My years at Princeton brought me into contact with a Buddhist community and that felt like "home" for a while. I could never fully commit to the idea of all the deities; however, I adored the meditation practice and the dharma teachings. I felt nourished again. However, just as I began to feel settled, I made the decision to leave Princeton and I moved back home to OH.

I didn't stay there long, moving on to Montana, which was like returning to the Promised Land. I felt so alive and blissful there, and I circled back to Catholicism. There is a retired priest close to where I lived and he held daily mass in his home each morning. My aunt and I attended almost every day, and I adored it. It was so simple and without artifice (Instead of pews or chairs, I sat on his living room couch; we said confession in his garage), and there was nothing better than to hear his sermons, to look out onto the mountain ranges hugging the Bitterroot Valley and to feel spiritually alive.

Now I'm in DC, and I know that this place and what I do is NOT good for my soul. Truly. I'm doing everything I can to bring in more energy and spirit into my life but I still find that I come up short. I do yoga everyday (sometimes 2x a day). I exercise. I increased my omega 3/salmon intake to help with depression. I do things which soothe me (read, watch movies, journal, blog). I reach out to friends and friends.

All of THIS and I still feel empty inside.

Ash Wednesday, then, marks my decision to return to Catholicism again. I don't know how this will go, but I think that if I give it a little time and patience, I may come to know peace and a renewal of the spirit and faith I had those many years ago.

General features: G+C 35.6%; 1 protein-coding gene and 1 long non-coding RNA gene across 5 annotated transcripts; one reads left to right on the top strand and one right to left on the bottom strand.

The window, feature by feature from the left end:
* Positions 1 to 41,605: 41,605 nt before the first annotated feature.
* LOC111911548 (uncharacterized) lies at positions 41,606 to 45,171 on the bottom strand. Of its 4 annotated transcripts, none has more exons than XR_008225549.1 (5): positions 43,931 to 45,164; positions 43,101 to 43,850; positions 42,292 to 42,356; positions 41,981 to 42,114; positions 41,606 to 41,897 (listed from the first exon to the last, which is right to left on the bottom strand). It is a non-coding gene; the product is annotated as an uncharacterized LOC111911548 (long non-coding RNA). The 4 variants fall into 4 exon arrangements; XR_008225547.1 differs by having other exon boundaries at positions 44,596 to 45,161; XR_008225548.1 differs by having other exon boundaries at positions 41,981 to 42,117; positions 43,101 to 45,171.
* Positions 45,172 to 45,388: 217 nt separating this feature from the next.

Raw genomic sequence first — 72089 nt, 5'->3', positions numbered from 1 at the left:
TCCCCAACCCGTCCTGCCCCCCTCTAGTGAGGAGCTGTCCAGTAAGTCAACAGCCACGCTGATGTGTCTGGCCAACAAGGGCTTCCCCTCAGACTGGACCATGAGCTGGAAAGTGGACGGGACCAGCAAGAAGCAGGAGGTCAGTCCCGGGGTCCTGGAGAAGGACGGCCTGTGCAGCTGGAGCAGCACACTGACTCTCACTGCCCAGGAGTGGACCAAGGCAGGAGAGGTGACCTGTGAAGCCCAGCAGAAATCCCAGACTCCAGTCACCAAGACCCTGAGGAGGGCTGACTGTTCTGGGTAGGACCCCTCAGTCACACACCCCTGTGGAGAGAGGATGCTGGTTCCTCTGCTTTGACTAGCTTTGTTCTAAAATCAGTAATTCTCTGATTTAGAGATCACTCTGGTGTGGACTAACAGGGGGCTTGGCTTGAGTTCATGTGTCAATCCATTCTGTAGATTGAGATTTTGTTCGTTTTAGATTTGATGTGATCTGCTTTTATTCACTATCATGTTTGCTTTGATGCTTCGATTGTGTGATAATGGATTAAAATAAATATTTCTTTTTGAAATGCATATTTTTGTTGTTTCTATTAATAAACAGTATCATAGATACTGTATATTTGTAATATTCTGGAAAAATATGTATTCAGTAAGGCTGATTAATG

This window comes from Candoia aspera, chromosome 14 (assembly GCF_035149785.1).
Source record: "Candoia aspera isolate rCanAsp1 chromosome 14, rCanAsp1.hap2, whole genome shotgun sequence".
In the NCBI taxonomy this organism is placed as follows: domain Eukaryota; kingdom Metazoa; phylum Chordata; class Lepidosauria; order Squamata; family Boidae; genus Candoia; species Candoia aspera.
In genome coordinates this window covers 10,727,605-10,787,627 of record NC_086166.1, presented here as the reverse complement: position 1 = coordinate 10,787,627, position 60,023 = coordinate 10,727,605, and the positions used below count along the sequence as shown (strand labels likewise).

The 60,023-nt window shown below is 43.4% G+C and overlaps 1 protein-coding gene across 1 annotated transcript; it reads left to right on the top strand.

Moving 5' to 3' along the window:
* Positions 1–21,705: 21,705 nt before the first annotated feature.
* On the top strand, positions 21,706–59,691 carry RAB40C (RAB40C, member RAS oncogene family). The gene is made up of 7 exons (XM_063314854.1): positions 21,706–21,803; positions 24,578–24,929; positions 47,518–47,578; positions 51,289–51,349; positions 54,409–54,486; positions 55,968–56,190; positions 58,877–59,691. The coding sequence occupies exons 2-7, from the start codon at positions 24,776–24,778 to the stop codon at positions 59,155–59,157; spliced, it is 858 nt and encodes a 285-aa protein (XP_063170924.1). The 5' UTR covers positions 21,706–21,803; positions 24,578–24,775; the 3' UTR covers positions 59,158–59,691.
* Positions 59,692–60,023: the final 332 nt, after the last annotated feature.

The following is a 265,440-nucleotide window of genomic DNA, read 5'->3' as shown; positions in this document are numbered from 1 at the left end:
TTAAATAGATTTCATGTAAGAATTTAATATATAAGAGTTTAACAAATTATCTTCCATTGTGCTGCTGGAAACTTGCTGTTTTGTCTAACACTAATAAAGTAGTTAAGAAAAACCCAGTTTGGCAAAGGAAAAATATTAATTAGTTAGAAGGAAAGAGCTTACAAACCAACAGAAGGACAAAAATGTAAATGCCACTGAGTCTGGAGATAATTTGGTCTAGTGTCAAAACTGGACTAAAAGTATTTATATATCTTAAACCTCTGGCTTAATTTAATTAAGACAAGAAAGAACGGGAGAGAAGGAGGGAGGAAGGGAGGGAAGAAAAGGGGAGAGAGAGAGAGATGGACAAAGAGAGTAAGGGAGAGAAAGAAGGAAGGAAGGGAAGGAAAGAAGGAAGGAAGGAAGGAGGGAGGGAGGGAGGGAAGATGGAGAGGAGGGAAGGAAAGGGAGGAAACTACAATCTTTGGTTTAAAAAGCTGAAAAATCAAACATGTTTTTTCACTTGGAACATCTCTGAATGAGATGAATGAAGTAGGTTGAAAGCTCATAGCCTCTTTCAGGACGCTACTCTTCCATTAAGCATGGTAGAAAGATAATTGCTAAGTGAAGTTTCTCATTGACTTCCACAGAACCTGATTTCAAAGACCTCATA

I'm not sure where this journey will take me, but I've decided to get back on the path and continue walking.






3 comments:

Margaret said...

Kelly,
I think every step along the spiritual path has value. The Catholic Church has given us many wonderful mystics. You might be interested in the spirituality of Dom Bede Griffiths and Fr. Anthony De Mello, both 20th century Roman Catholics who saw the Catholic Church as part of a greater spirituality, rather than the only source of it. You can get a taste of both of them on YouTube.

Jennifer said...

Hi Kelly,
What an interesting development. I think that any time faith and religion makes you feel better you should move towards it. I was raised Mormon and although I no longer believe in the doctrine, I find my self living in the comfort of the less formal Mormon traditions. Like having a large family, among other things. Let me know how these things go for you. Catholic churches are so beautiful.
Hugs Jen
P.S. I got the Save the Date card for your wedding today. So Cute!!!! And thanks for inviting us.

Kelly said...

Margaret -- You're absolutely right about this. The Catholic Church has much to offer, and it's nice to have been reminded of that fact. I'm enjoying going back to church and even look forward to it now.

Jen -- Hey, I'm with you. There's so much that religion can offer us; I just hate that it can also be derisive. It's funny how we cling to what we know during times of stress. And, I'm so glad you got the Save The Date card!!! We're looking forward to you coming. =)